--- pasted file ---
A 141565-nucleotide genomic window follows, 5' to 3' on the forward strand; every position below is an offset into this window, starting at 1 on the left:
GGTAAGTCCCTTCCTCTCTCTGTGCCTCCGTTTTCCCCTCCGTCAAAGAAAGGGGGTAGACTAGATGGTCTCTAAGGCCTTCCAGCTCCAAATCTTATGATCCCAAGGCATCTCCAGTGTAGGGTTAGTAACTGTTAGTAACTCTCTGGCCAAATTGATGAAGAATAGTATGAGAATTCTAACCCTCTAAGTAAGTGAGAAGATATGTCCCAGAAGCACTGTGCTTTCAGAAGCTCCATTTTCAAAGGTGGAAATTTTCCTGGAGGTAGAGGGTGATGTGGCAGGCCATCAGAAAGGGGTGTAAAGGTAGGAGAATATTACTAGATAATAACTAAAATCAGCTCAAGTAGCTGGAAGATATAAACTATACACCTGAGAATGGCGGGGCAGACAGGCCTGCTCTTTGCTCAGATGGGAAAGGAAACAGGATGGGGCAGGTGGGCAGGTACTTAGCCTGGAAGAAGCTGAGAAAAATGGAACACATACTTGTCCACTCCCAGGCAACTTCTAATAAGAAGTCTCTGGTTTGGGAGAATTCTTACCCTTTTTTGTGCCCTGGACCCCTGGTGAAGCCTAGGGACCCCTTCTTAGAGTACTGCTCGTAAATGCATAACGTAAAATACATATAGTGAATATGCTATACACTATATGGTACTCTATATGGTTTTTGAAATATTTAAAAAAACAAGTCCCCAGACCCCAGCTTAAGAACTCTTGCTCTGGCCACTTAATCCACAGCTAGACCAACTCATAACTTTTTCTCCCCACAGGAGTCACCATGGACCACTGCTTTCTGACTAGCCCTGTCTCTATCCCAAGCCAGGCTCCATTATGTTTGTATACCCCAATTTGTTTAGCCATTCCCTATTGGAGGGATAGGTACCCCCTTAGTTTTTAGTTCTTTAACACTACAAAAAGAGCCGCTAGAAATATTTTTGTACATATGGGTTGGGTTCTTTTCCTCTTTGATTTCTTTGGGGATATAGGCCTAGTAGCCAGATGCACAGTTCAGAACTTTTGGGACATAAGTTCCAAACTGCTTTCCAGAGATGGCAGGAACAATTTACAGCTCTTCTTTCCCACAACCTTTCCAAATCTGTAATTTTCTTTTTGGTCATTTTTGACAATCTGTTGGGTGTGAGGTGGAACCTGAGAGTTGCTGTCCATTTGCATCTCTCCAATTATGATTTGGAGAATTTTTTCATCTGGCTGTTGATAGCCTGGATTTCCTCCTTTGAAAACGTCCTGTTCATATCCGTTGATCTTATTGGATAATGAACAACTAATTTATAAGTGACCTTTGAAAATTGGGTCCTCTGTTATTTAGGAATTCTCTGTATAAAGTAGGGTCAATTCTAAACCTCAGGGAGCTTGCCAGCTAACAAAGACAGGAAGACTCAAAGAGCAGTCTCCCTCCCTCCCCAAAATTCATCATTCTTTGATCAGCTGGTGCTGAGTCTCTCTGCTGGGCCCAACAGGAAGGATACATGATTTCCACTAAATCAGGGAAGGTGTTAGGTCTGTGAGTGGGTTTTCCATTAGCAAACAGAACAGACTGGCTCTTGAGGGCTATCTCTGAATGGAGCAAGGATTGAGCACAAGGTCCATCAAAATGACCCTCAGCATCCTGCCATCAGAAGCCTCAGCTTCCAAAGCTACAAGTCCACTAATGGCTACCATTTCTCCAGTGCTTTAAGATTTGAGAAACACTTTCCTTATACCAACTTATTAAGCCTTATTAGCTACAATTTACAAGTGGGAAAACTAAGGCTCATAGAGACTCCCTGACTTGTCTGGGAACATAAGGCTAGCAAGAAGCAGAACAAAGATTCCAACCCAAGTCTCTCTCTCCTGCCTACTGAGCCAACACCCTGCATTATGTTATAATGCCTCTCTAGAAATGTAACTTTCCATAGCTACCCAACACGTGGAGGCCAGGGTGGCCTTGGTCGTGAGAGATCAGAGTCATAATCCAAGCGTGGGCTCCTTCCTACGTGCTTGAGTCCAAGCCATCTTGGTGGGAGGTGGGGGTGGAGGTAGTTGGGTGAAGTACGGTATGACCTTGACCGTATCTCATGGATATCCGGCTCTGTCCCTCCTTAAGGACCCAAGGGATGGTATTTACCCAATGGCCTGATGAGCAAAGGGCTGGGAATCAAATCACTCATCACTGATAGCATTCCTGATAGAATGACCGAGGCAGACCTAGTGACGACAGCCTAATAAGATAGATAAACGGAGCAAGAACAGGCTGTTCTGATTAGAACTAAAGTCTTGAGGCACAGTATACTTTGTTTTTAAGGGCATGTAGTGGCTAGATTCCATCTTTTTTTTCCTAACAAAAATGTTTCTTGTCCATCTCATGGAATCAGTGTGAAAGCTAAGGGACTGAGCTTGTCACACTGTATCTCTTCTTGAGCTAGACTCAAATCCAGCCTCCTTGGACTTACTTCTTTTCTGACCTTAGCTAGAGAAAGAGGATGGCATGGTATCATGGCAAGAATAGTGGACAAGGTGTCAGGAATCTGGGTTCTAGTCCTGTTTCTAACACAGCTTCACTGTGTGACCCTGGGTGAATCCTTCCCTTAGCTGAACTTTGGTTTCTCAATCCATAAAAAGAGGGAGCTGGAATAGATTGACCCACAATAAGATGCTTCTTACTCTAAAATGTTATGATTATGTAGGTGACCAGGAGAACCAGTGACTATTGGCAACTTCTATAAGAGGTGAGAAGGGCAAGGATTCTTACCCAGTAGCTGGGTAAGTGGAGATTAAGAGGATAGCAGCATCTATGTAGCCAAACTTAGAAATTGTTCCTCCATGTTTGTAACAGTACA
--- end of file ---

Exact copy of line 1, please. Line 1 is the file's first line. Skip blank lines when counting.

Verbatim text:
A 141565-nucleotide genomic window follows, 5' to 3' on the forward strand; every position below is an offset into this window, starting at 1 on the left: